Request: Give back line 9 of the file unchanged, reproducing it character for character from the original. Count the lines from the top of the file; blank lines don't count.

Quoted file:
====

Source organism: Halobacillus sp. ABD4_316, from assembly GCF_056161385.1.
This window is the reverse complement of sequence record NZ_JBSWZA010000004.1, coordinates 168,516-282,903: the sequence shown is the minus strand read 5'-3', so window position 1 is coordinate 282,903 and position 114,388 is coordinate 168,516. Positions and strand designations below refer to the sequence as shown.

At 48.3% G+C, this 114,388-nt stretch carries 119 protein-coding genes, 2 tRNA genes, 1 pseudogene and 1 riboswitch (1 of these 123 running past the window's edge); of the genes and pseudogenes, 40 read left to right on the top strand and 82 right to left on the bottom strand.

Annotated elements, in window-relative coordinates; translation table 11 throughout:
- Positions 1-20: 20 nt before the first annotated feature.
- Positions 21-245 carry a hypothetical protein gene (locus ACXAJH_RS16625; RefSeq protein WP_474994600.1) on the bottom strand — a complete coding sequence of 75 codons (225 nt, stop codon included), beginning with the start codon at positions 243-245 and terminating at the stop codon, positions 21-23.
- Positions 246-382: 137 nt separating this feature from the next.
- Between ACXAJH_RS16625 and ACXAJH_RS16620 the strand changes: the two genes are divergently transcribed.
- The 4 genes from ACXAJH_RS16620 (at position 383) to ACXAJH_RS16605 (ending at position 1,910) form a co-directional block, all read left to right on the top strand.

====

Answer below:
- The 4 genes from ACXAJH_RS16620 (at position 383) to ACXAJH_RS16605 (ending at position 1,910) form a co-directional block, all read left to right on the top strand.